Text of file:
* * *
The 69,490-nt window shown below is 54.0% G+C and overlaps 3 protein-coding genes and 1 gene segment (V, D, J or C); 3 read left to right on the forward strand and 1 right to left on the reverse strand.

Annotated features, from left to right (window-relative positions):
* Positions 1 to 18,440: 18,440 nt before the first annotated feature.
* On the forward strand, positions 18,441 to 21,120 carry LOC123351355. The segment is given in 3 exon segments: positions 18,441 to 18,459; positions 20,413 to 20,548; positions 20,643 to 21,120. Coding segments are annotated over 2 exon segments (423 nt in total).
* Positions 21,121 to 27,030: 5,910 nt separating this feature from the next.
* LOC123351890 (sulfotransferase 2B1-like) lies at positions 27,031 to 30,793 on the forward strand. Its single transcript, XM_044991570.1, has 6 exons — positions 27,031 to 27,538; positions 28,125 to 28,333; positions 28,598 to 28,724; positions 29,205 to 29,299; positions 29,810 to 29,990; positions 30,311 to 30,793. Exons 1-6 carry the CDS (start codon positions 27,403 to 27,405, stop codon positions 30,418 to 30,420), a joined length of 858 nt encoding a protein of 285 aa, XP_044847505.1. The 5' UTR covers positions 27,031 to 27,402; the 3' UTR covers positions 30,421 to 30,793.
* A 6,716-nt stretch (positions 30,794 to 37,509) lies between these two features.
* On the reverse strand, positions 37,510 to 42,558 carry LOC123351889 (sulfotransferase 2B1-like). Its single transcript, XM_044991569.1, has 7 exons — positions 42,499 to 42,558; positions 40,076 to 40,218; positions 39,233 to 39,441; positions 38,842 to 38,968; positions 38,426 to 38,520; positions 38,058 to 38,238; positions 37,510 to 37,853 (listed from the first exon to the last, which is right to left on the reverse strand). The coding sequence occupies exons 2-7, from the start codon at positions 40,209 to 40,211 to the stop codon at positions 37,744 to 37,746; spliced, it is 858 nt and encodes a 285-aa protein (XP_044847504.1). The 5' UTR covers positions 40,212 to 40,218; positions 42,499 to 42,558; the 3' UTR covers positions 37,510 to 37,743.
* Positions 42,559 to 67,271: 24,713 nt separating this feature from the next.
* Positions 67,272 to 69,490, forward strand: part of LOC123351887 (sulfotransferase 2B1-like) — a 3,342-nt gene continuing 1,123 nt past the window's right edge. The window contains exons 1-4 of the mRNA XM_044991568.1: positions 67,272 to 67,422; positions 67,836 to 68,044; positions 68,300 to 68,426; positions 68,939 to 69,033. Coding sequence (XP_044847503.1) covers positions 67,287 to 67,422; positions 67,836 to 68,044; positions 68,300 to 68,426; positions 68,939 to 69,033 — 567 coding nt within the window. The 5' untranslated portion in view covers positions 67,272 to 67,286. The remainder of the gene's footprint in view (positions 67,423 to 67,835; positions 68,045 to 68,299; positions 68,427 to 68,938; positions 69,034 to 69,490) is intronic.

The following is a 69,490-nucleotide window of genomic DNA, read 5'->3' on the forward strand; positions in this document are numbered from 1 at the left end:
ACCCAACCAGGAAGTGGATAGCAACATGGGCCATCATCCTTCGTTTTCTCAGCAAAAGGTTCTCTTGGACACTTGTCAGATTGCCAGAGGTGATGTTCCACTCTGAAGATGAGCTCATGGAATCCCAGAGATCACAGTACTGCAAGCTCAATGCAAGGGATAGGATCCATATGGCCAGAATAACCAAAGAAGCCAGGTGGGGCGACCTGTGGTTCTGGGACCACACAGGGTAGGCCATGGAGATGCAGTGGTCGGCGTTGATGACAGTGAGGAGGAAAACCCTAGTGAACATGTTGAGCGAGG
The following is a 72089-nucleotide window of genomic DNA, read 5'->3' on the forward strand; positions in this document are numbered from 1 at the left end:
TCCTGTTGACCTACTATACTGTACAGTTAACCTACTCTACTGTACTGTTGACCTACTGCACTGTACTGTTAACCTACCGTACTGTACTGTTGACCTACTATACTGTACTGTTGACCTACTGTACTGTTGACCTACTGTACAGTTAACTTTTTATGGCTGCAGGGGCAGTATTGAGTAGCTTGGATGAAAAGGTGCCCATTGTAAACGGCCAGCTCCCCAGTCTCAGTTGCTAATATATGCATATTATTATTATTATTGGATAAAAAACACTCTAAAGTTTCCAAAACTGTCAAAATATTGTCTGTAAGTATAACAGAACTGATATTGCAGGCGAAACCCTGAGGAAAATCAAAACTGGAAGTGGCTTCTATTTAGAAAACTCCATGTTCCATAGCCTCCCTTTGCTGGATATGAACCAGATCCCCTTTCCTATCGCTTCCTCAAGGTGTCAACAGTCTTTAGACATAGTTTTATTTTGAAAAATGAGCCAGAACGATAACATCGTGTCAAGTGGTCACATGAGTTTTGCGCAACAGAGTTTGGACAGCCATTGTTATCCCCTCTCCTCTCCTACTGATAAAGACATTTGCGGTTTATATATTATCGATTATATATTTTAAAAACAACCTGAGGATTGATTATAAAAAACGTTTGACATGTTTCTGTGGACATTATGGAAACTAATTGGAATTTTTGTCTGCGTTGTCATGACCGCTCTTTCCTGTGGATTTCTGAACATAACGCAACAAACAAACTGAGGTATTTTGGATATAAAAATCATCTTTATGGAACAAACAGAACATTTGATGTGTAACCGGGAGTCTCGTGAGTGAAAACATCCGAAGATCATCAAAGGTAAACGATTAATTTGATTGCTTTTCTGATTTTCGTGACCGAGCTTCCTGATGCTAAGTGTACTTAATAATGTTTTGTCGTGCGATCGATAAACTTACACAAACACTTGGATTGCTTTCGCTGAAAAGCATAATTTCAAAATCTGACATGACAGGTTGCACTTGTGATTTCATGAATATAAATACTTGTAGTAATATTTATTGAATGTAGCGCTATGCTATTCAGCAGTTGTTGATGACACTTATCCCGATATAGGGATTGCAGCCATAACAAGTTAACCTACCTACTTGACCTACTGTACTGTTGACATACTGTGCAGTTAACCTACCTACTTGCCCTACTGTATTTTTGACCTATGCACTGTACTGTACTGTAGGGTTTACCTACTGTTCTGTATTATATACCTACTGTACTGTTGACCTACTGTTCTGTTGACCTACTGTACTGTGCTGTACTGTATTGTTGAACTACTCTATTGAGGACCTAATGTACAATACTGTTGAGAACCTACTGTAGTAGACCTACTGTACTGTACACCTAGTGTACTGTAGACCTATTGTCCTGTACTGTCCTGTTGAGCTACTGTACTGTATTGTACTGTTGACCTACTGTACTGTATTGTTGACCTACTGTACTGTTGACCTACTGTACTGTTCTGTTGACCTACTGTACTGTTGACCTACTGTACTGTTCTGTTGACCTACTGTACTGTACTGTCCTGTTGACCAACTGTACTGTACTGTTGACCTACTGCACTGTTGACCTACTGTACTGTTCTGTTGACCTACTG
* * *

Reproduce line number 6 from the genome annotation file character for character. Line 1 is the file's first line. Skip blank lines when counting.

* LOC123351890 (sulfotransferase 2B1-like) lies at positions 27,031 to 30,793 on the forward strand. Its single transcript, XM_044991570.1, has 6 exons — positions 27,031 to 27,538; positions 28,125 to 28,333; positions 28,598 to 28,724; positions 29,205 to 29,299; positions 29,810 to 29,990; positions 30,311 to 30,793. Exons 1-6 carry the CDS (start codon positions 27,403 to 27,405, stop codon positions 30,418 to 30,420), a joined length of 858 nt encoding a protein of 285 aa, XP_044847505.1. The 5' UTR covers positions 27,031 to 27,402; the 3' UTR covers positions 30,421 to 30,793.